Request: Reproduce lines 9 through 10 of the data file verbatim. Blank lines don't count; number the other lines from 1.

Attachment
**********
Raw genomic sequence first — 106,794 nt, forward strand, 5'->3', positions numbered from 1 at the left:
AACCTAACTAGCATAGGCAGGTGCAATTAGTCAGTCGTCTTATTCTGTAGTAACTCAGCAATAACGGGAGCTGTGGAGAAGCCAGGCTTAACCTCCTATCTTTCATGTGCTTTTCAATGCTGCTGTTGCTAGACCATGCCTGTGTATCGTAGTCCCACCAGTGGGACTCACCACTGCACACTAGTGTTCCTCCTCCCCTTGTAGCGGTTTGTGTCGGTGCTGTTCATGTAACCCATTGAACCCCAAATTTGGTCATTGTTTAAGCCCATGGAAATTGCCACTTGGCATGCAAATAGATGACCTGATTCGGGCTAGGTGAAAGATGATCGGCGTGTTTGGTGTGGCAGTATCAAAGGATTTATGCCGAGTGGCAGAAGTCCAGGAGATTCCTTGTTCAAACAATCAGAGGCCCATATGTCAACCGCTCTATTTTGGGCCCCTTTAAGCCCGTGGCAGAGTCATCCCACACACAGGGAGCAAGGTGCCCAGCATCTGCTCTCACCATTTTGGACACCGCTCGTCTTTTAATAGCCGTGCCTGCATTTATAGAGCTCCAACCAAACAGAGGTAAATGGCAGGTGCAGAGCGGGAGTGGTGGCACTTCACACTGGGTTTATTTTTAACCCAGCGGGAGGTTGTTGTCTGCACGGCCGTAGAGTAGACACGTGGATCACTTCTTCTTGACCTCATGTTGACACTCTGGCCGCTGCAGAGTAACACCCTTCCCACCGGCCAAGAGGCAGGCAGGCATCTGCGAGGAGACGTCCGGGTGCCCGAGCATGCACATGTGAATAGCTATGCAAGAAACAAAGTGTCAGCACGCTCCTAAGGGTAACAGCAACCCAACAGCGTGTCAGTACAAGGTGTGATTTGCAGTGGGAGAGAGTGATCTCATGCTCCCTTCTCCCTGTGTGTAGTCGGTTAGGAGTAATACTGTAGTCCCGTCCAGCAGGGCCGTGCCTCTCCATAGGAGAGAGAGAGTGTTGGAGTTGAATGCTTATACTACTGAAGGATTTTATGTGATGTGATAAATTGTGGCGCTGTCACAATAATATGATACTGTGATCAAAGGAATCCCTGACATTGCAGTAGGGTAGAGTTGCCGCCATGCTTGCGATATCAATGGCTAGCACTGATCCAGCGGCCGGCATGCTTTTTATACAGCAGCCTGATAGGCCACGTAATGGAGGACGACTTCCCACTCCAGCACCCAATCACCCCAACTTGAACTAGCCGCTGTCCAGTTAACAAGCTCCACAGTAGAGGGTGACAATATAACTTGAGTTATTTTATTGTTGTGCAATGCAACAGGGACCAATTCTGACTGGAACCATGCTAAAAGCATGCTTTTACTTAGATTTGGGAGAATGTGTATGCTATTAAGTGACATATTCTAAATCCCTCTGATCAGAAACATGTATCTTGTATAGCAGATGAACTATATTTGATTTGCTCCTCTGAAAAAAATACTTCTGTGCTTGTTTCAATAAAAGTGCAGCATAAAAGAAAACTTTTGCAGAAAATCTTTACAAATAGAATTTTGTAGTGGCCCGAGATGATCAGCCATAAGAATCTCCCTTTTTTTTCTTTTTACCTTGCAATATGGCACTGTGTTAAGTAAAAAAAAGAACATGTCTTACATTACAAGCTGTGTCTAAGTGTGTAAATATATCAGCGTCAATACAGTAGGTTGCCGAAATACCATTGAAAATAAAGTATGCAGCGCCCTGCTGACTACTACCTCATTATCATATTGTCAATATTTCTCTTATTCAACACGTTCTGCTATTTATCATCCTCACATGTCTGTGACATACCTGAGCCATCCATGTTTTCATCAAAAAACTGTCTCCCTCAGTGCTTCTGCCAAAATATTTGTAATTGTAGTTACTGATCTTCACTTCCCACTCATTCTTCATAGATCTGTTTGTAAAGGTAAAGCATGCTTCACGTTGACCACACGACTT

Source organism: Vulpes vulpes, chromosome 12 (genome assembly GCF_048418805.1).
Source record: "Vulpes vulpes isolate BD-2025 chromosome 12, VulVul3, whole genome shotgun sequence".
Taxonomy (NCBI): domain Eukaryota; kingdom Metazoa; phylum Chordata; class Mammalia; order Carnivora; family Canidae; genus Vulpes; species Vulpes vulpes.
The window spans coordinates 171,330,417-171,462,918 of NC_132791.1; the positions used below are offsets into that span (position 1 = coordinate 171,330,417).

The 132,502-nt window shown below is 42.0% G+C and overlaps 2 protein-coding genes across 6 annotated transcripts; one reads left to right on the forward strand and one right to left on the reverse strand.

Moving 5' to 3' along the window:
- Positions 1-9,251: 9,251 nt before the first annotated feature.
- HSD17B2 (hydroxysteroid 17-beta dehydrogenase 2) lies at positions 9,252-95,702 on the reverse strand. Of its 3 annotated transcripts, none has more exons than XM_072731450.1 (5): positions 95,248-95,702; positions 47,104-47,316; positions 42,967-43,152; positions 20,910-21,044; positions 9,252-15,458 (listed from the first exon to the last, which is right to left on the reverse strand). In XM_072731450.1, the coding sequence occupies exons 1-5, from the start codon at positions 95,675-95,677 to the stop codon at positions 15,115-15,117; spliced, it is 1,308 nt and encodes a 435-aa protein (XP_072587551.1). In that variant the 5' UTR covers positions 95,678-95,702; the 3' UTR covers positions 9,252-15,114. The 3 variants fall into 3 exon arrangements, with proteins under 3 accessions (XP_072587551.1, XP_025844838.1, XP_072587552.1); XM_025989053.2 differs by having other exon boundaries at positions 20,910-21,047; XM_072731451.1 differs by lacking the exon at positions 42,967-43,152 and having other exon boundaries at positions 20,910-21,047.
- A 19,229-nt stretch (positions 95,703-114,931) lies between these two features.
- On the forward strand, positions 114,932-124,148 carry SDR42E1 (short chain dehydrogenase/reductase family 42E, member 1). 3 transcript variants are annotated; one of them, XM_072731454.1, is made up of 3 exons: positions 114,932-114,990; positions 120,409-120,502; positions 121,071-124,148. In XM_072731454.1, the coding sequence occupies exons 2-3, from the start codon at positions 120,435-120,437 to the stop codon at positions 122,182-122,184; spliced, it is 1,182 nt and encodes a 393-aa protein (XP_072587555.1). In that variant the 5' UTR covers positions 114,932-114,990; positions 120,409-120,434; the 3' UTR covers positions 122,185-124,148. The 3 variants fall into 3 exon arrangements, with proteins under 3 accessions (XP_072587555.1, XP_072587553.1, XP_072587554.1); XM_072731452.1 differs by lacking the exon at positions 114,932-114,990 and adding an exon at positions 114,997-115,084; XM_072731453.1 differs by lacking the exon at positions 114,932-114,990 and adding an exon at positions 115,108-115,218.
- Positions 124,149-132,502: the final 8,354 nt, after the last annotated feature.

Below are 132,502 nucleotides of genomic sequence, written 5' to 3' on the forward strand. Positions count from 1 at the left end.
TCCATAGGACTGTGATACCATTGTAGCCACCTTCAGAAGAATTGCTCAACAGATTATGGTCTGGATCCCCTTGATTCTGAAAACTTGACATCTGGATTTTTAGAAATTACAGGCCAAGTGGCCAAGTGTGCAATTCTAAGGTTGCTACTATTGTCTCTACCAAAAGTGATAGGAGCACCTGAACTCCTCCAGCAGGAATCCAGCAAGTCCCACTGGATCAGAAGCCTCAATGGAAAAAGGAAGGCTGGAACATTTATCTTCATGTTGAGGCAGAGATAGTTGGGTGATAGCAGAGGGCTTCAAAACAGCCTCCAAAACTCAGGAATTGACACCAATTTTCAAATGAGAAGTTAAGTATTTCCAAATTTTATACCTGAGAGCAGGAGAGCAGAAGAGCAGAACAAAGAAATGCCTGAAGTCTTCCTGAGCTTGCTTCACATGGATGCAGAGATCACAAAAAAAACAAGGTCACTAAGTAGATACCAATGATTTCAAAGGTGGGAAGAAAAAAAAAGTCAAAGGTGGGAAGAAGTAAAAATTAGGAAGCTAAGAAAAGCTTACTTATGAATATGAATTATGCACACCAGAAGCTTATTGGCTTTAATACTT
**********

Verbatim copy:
- Positions 1-9,251: 9,251 nt before the first annotated feature.
- HSD17B2 (hydroxysteroid 17-beta dehydrogenase 2) lies at positions 9,252-95,702 on the reverse strand. Of its 3 annotated transcripts, none has more exons than XM_072731450.1 (5): positions 95,248-95,702; positions 47,104-47,316; positions 42,967-43,152; positions 20,910-21,044; positions 9,252-15,458 (listed from the first exon to the last, which is right to left on the reverse strand). In XM_072731450.1, the coding sequence occupies exons 1-5, from the start codon at positions 95,675-95,677 to the stop codon at positions 15,115-15,117; spliced, it is 1,308 nt and encodes a 435-aa protein (XP_072587551.1). In that variant the 5' UTR covers positions 95,678-95,702; the 3' UTR covers positions 9,252-15,114. The 3 variants fall into 3 exon arrangements, with proteins under 3 accessions (XP_072587551.1, XP_025844838.1, XP_072587552.1); XM_025989053.2 differs by having other exon boundaries at positions 20,910-21,047; XM_072731451.1 differs by lacking the exon at positions 42,967-43,152 and having other exon boundaries at positions 20,910-21,047.